State Politics

Jeb Bush aims to reinvigorate lackluster campaign with ‘Fix It’ tour kick-off in Florida

Republican presidential contender and former Gov. Jeb Bush meets parents and children as he arrives at the Conductive Education Center of Orlando in Winter Park, Fla., during a campaign stop Monday, Nov. 2, 2015.
Republican presidential contender and former Gov. Jeb Bush meets parents and children as he arrives at the Conductive Education Center of Orlando in Winter Park, Fla., during a campaign stop Monday, Nov. 2, 2015. Kristen M. Clark

Republican presidential candidate Gov. Jeb Bush looked to jumpstart his campaign on familiar turf Monday, emphasizing his record as Florida’s governor and attacking critics and pundits who say his candidacy is on life support.

Bush started his four-day “Jeb Can Fix It” tour by making a three-city swing through Florida with events in Tampa, Winter Park and Jacksonville, where he sought to make clear to his base that rumors of his demise are greatly exaggerated. As he ended his speech in Tampa and shook hands with supporters, Journey’s Don’t Stop Believin’ blared from the speakers.

“When the dust clears and the delegates are counted, we’re going to win this campaign,” Bush said to an outburst of applause and raucous chants of “Jeb! Jeb! Jeb!”

Later during a brief stop in Winter Park, Bush emphasized policy over politics. He touted his commitment to education programs that help people with disabilities and toured the Conductive Education Center of Orlando, visiting with children, parents and staff.

“Everybody is an asset in a society; everybody can make a contribution,” he said.

Referring to his work with the Florida Legislature to fund programs such as the McKay Scholarship, Bush said, “I venture to say, because of the catalyst of my first year in office, that the programs for disabilities, for education, for health, for services, is significantly better than many states.”

Florida, however, is still facing a federal lawsuit for underfunding Medicaid, which doctors and children’s advocates claim resulted in inadequate care to needy and disabled children.

Bush’s “Jeb Can Fix It” tour is aimed at highlighting his accomplishments as governor and rebooting what’s viewed as an underwhelming presidential campaign, marred by low poll numbers and lackluster debate performances.

I turned the political culture in Tallahassee upside down. I’m putting the Beltway on notice. I’ll turn Washington upside down, too.

Jeb Bush

Though he subtly panned his most recent debate performance — “As you may have heard, last week I was in Colorado for the third Republican presidential debate,” he said in Tampa to laughs — Bush assured his supporters that vision, and not debate soundbites, would ultimately win the race.

Bush told reporters in Winter Park he plans to fix his campaign, too, on the tour “by campaigning with heart, by telling my story... doing what I have been doing, but doing it in a way that convinces people we can fix these big, complex problems in Washington.”

Bush brought with him Monday several state politicians — including Attorney General Pam Bondi, former Lt. Gov. Toni Jennings, state Rep. Richard Corcoran and Winter Park Congressman John Mica — who used “Captain America” metaphors and biblical analogies to reinforce Bush’s campaign message that he’s about action and results, not flashy rhetoric like other presidential candidates.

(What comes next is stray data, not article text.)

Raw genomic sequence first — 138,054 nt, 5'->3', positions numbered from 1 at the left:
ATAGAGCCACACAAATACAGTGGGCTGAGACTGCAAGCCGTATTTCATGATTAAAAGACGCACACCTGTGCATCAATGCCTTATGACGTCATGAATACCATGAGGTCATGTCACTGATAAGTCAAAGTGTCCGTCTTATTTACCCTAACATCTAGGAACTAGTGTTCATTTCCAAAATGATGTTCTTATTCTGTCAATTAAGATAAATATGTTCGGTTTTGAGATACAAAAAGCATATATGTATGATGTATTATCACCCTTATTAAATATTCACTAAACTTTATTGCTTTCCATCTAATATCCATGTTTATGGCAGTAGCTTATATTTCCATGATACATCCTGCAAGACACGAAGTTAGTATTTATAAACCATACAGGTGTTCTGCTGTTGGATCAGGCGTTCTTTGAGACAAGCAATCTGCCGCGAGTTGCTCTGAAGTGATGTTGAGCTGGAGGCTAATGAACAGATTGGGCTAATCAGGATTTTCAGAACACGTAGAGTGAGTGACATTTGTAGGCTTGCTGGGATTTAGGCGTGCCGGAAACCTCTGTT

“If you want to measure the depth of an individual, you look at his actions, not at what he says,” said Jennings, who served under Bush from 2003-07. “

Bush did not shy away from throwing jabs at his GOP opponents.

In Tampa, he knocked businessman and TV personality Donald Trump, noting, “You can’t just tell Congress, ‘You’re fired,’ and go to commercial break,” while also criticizing senators running in the race — which would include fellow Floridian and one-time ally Sen. Marco Rubio — as moving from one end of Washington to the other.

“I turned the political culture in Tallahassee upside down,” Bush said. “I’m putting the Beltway on notice. I’ll turn Washington upside down, too.”

In Winter Park, he also lobbed an indirect, but not-so-subtle, jab at Rubio’s poor attendance record in the U.S. Senate. Bush praised Mica for briefly attending his campaign stop before leaving to catch a plane back to Washington for scheduled votes in the House.

“I just want to make sure you go back to vote. That’s what you were elected to do, and you have a great attendance record,” Bush told Mica, chuckling.

Corcoran — a Land O’Lakes representative who’s designated to be the next Florida House speaker starting in November 2016 — joined Bush to announce his endorsement for the former governor.

Corcoran, who was Rubio’s legislative chief of staff, had previously not taken sides in the presidential race, but on Monday, he declared Bush “without question, the most courageous conservative in this race.”

“When you ask yourself who you think should be the leader of the free world, the absolute easiest decision for me was to say it should be Gov. Jeb Bush,” Corcoran told reporters in Winter Park. “It’s not against anybody else; it’s absolutely a statement for who I know can lead this country and put us back on a path to greatness.”

When asked by the Herald/Times whether he’d spoken to Rubio about his endorsement of Bush, Corcoran initially hesitated to answer, calling it “personal.”

“No, I have,” he then said. “Of course, I have. Marco’s a friend. Of course, I’d give him that dignity. I explained to him, as he knows full well, that I have tremendous respect for Marco… It’s nothing against Marco Rubio, nothing at all.”

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